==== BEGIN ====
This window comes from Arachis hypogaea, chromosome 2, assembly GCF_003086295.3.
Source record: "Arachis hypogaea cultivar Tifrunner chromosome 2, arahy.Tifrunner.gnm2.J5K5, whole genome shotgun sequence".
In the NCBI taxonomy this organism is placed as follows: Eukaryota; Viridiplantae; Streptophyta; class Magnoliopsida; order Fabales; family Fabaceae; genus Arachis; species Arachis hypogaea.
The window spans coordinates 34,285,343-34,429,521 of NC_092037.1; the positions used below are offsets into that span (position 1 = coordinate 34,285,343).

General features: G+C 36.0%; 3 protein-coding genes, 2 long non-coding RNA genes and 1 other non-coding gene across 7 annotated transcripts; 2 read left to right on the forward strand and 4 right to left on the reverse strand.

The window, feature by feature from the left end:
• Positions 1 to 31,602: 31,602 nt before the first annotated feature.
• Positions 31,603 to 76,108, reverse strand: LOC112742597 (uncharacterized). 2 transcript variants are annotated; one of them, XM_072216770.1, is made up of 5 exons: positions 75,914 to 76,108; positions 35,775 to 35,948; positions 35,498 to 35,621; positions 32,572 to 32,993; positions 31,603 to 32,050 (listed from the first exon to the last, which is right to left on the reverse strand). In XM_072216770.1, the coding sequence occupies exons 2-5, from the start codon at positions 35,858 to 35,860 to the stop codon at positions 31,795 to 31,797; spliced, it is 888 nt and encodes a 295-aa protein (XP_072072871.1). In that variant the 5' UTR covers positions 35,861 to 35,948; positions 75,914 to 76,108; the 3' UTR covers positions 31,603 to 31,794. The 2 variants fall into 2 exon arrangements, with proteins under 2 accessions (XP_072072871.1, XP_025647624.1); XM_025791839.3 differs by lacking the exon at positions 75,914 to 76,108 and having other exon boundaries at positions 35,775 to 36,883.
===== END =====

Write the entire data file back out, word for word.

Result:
This window comes from Arachis hypogaea, chromosome 2, assembly GCF_003086295.3.
Source record: "Arachis hypogaea cultivar Tifrunner chromosome 2, arahy.Tifrunner.gnm2.J5K5, whole genome shotgun sequence".
In the NCBI taxonomy this organism is placed as follows: Eukaryota; Viridiplantae; Streptophyta; class Magnoliopsida; order Fabales; family Fabaceae; genus Arachis; species Arachis hypogaea.
The window spans coordinates 34,285,343-34,429,521 of NC_092037.1; the positions used below are offsets into that span (position 1 = coordinate 34,285,343).

General features: G+C 36.0%; 3 protein-coding genes, 2 long non-coding RNA genes and 1 other non-coding gene across 7 annotated transcripts; 2 read left to right on the forward strand and 4 right to left on the reverse strand.

The window, feature by feature from the left end:
• Positions 1 to 31,602: 31,602 nt before the first annotated feature.
• Positions 31,603 to 76,108, reverse strand: LOC112742597 (uncharacterized). 2 transcript variants are annotated; one of them, XM_072216770.1, is made up of 5 exons: positions 75,914 to 76,108; positions 35,775 to 35,948; positions 35,498 to 35,621; positions 32,572 to 32,993; positions 31,603 to 32,050 (listed from the first exon to the last, which is right to left on the reverse strand). In XM_072216770.1, the coding sequence occupies exons 2-5, from the start codon at positions 35,858 to 35,860 to the stop codon at positions 31,795 to 31,797; spliced, it is 888 nt and encodes a 295-aa protein (XP_072072871.1). In that variant the 5' UTR covers positions 35,861 to 35,948; positions 75,914 to 76,108; the 3' UTR covers positions 31,603 to 31,794. The 2 variants fall into 2 exon arrangements, with proteins under 2 accessions (XP_072072871.1, XP_025647624.1); XM_025791839.3 differs by lacking the exon at positions 75,914 to 76,108 and having other exon boundaries at positions 35,775 to 36,883.